“The State of Texas in this case claims the right to criminally punish any unmarried adult couple for engaging in any form of consensual sexual intimacy that the state happens to disapprove of.”4
Once again the Supreme Court, in a powerful opinion, cast down the overreaching
3 See Meyer v. Nebraska, 67 L Ed 1042 (U.S. 1923).
4 See Damon Root, Over-Ruled, The Long War for Control of the US. Supreme Court, (p. 125). legislative action. While doing so, Justice Kennedy remarked that, “[t]he fact that the governing majority in a state has traditionally Viewed a particular practice as immoral is not a sufficient reason for upholding a law prohibiting the practice.”5
This is where Alder’s quote strikes a more nefarious tone. As shown above, there is a
ﬂip side to our democratic system — the chances are at some point in time we each will ﬁnd ourselves in the minority. Not everyone we vote for is elected.
The day Donald Trump was elected was a bleak day for me, indeed. My hopes for a commonsense-based United States Supreme Court were crushed. My expectancy of humane prisoner treatment legislation was extinguished. The person I wanted to win lost. However, a beautiful thing emerged from the rubble — a concerned electorate.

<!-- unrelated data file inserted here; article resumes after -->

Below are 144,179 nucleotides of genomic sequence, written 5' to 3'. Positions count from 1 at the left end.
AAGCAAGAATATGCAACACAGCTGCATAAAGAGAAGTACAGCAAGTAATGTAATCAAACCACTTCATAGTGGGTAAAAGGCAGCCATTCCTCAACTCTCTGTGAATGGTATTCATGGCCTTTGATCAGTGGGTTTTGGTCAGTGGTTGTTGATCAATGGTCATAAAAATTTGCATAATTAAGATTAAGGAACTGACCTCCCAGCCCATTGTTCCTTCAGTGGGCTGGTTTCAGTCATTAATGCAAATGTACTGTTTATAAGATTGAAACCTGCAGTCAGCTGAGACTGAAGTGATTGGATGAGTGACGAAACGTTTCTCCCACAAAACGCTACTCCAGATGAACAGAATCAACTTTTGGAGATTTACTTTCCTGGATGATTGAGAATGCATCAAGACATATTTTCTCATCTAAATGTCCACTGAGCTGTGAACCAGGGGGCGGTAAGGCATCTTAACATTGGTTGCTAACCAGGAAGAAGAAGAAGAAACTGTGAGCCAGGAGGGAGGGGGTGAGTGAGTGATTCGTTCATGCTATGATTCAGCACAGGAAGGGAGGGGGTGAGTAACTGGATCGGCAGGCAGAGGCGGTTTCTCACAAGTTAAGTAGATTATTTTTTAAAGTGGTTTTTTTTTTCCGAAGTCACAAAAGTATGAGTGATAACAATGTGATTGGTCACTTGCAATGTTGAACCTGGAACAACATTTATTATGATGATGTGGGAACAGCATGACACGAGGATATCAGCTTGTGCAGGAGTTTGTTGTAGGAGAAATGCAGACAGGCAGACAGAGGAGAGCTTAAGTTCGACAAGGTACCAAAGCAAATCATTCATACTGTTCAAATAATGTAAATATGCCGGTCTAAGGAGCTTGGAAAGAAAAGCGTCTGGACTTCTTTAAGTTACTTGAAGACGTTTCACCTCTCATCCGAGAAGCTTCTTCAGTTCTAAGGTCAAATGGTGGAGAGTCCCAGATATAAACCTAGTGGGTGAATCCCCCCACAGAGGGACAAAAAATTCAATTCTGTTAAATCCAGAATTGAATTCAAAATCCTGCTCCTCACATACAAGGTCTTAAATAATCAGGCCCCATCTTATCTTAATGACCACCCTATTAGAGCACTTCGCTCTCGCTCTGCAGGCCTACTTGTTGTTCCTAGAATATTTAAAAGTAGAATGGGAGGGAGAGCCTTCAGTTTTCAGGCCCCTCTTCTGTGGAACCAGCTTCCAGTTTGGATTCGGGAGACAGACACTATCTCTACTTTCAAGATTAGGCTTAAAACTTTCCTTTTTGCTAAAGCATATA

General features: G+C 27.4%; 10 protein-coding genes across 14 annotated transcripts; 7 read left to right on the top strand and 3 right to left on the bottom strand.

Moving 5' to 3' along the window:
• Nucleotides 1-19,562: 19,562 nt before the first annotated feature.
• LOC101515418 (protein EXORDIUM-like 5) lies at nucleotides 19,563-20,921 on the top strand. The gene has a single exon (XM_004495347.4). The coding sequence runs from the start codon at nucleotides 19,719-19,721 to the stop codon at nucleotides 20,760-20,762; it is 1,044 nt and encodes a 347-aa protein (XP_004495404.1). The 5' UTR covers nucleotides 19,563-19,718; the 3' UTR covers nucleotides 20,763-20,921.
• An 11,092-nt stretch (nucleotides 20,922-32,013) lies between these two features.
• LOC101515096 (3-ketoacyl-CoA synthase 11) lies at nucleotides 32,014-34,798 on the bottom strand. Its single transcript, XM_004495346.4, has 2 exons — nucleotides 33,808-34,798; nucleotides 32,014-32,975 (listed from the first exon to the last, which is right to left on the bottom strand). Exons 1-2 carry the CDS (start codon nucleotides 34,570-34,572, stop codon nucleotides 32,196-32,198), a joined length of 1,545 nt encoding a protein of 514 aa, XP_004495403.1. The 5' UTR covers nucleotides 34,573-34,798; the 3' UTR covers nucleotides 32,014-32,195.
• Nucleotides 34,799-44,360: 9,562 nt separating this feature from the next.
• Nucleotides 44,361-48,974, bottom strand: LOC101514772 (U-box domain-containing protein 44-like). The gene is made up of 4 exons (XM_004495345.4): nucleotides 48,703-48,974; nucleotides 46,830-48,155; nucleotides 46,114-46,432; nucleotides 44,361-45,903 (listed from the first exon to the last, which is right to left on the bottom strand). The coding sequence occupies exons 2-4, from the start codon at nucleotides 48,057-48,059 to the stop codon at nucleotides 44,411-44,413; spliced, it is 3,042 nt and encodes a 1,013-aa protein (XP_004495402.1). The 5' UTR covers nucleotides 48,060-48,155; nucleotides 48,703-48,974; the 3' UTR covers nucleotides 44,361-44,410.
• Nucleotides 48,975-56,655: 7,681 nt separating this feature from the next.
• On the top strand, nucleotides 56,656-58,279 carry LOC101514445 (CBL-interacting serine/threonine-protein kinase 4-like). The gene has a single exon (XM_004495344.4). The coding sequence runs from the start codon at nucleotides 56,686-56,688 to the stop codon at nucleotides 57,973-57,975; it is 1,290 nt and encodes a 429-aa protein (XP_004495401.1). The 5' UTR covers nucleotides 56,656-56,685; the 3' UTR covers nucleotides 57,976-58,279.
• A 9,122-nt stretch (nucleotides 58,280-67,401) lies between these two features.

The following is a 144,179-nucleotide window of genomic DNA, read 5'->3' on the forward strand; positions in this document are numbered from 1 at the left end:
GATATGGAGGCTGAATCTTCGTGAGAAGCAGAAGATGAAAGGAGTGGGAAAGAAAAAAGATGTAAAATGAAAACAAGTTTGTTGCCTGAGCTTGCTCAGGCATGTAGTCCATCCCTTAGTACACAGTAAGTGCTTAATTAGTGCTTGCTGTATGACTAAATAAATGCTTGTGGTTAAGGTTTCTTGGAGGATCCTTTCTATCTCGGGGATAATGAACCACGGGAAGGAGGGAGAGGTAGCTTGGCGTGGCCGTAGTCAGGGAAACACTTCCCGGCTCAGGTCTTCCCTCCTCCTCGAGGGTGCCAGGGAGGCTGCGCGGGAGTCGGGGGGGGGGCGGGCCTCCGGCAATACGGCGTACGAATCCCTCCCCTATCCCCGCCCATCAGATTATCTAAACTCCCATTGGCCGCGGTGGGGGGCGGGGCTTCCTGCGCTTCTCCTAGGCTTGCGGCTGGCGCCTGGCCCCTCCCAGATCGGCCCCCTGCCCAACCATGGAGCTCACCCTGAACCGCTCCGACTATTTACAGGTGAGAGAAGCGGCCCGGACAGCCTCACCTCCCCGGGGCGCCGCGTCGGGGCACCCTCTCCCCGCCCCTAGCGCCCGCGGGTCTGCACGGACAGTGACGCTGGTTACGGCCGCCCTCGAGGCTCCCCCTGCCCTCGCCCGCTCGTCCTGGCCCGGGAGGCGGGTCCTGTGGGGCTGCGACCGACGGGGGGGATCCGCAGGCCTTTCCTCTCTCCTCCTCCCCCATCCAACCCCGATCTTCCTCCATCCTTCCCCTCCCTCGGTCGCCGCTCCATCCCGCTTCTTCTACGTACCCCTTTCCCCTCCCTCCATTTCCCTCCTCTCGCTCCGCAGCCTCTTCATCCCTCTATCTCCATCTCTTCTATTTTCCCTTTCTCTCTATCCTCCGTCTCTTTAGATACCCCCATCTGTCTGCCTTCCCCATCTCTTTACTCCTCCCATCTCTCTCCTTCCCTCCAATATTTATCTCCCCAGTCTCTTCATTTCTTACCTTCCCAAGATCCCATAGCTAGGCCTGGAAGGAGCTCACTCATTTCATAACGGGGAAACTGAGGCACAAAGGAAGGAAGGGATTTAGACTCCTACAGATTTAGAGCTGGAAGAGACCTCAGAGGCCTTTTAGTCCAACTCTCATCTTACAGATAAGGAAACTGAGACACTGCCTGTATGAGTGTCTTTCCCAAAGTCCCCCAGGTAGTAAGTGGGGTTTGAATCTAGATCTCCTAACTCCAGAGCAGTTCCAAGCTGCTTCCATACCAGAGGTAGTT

In the aftermath of Trump becoming President, more people than ever are involving themselves in the political process. Civil-liberty organizations are receiving record amounts of donations. Young people are more engaged than ever. My mother, who has never shown much interest in politics, has now made the subj ect the dominant topic of our conversations. As strong winds strengthen the roots of a tree, maybe the Trump effect will strengthen the roots of our democracy.
In closing, I agree with Freda Adler’s quote that “[ a] crime is anything that a group in power chooses to prohibit”, so long as the group in power is the one I voted for. I
What does “[a] crime is anything that a group in power chooses to prohibit.” mean in the context of the relationship between race and law enforcement?
5 Lawrence v. Texas, 539 U.S. 558 (U.S. 2003)
As I ponder this question, I think about the show Bait Car. You know the show. lt’s the one where the cops go into a predominantly poor black neighborhood and park an iced-out
Escalade with the keys innocently left in the visor. Then, unsurprisingly, some poor schlub comes along and steals the car only to ﬁnd it suddenly stalls out. Said schlub is then promptly bombarded by police as if he were El Chapo.